Saturday, June 6, 2009

Fell Off Bike

One second I was on my bike. The next second I was off my bike.

I had no choice but to ditch it. Only, upon ditching it, I also turned my ankle.

It went like this: Riding along on the grass as we exited the Barry Park playground last evening, D. and Is. (in the tot-seat) ahead of me, I came upon a dip--a three-foot rise from the park lawn to the road. Crept slowly, approaching the dip. Rode up the dip. I had the strange feeling that the front tire was lifting too much, like I was pulling a wheelie. But it touched down again, and when it did, the front wheel lurched just enough to create a momentary loss of balance. I was moving too slowly! So I tried unsuccessfully to eject: I put down my right foot, rolled my ankle, and belly flopped onto the bicycle and then onto the ground where I came to rest part on the pavement and part on the gravel. A bona fide, aww inspiring wipeout.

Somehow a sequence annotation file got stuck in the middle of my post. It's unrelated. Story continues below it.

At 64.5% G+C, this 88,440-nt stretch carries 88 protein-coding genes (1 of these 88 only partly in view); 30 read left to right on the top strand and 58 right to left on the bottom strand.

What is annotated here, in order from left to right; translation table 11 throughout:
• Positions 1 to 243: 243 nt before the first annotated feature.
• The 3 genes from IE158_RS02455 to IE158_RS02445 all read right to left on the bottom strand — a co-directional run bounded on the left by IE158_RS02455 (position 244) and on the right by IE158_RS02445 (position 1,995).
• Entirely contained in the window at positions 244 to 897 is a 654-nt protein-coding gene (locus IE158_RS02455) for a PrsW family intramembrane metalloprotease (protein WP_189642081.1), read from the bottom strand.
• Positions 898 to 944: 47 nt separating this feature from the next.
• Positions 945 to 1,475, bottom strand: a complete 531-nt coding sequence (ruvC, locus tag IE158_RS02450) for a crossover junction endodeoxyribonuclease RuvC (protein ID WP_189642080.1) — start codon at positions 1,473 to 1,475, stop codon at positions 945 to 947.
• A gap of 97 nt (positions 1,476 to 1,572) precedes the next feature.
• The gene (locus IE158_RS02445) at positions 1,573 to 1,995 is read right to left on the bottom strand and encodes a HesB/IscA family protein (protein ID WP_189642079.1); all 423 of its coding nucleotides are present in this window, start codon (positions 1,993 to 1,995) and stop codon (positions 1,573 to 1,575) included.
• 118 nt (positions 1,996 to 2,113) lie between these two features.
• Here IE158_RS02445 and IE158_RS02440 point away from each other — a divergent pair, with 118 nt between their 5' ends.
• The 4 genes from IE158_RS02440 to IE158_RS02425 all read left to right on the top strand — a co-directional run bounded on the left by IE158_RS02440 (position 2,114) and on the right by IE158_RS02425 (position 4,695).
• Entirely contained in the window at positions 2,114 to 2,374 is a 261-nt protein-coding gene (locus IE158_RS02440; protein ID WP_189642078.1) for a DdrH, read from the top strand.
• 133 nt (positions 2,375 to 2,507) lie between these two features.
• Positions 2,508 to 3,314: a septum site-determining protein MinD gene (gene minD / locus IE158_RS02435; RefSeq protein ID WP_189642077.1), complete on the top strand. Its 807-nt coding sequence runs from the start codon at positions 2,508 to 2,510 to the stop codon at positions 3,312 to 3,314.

When the dust settled, Is. was explaining to D. that I just tipped right over. When I could breathe again, I got back on and finished the ride. The damages weren't all that bad. Wind knocked out of me (and today very sore ribs) from where the bike seat broke phase one of The Fall, a badly bruised left palm, a scrape on my right forearm, and mildly skinned knees. I'd say there were about the same number of witnesses as when I took a spill on the treadmill at the YMCA back in March. No other falls to speak of in 2009, but there was a close call on a campus visit. By "close," I mean that with coffee in one hand and a loaded computer bag over the other shoulder I did a hard Charleston-style step on the ice (similar to what you'll see when the playhead is at 0:29)

spilled coffee into the air, and then caught the coffee back in the cup without any loss, regained my balance, and carried on with the short walk. It wasn't a fall, but it did have all of the excitement of a fall, none of the pain or humiliation.

I've written about bike crashes here before, but I intend to make this the last entry on the subject.